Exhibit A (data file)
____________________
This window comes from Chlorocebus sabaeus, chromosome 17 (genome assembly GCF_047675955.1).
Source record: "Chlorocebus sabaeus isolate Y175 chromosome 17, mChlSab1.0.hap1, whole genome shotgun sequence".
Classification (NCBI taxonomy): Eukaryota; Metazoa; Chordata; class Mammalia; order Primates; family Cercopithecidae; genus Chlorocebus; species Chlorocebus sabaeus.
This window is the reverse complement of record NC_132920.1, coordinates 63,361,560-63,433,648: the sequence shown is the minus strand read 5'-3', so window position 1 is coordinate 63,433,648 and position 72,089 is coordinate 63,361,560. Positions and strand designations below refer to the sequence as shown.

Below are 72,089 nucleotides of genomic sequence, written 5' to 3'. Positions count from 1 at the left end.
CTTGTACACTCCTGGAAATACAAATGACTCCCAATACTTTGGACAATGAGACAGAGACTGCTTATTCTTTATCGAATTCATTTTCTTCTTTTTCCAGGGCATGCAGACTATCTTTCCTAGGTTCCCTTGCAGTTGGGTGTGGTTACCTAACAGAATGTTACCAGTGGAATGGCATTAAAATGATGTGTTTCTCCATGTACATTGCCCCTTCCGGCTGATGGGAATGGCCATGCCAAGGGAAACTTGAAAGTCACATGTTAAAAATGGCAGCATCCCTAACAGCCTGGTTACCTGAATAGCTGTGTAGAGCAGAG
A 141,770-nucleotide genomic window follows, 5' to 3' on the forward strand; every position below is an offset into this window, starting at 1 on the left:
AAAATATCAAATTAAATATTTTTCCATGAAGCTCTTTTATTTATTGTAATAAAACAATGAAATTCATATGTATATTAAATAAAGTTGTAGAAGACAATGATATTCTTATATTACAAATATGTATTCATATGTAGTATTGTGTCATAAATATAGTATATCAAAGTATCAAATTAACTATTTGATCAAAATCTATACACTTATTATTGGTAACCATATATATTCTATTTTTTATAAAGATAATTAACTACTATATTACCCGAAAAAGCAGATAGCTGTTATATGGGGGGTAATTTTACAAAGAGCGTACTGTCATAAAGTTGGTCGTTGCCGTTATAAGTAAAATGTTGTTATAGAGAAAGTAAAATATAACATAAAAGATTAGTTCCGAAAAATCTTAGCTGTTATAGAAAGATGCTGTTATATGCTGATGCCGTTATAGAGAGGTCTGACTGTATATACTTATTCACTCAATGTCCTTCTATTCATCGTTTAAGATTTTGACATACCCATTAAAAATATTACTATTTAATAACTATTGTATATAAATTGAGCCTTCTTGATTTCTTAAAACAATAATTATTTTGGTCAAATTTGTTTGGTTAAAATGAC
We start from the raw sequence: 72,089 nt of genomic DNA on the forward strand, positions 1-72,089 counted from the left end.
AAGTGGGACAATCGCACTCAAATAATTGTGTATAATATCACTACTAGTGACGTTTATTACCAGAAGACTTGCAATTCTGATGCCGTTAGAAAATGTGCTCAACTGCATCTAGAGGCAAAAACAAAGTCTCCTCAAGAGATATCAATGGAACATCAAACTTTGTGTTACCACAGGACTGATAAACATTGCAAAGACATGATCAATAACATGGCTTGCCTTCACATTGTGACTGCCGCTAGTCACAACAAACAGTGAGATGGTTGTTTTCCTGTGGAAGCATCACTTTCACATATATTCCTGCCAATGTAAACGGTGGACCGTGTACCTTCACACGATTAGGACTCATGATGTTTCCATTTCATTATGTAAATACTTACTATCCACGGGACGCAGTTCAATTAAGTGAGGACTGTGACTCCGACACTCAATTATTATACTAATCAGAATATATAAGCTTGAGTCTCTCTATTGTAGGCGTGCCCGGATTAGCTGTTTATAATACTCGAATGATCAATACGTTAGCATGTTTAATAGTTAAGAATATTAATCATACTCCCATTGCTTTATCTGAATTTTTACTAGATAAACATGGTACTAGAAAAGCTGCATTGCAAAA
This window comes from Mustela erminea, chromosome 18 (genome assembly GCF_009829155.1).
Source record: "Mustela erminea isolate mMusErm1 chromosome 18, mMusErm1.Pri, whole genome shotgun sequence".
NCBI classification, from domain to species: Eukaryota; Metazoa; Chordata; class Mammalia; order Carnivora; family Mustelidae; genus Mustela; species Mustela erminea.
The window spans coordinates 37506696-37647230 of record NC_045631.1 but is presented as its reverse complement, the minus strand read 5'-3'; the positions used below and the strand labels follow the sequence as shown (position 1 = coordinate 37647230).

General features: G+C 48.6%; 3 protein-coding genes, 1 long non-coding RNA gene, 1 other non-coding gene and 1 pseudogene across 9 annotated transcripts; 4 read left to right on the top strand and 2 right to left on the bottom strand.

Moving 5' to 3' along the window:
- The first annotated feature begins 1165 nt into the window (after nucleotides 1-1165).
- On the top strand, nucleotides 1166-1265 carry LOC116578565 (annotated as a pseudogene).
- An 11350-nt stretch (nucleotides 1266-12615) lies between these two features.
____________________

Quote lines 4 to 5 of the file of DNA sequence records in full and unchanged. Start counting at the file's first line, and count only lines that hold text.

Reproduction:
This window is the reverse complement of record NC_132920.1, coordinates 63,361,560-63,433,648: the sequence shown is the minus strand read 5'-3', so window position 1 is coordinate 63,433,648 and position 72,089 is coordinate 63,361,560. Positions and strand designations below refer to the sequence as shown.

Below are 72,089 nucleotides of genomic sequence, written 5' to 3'. Positions count from 1 at the left end.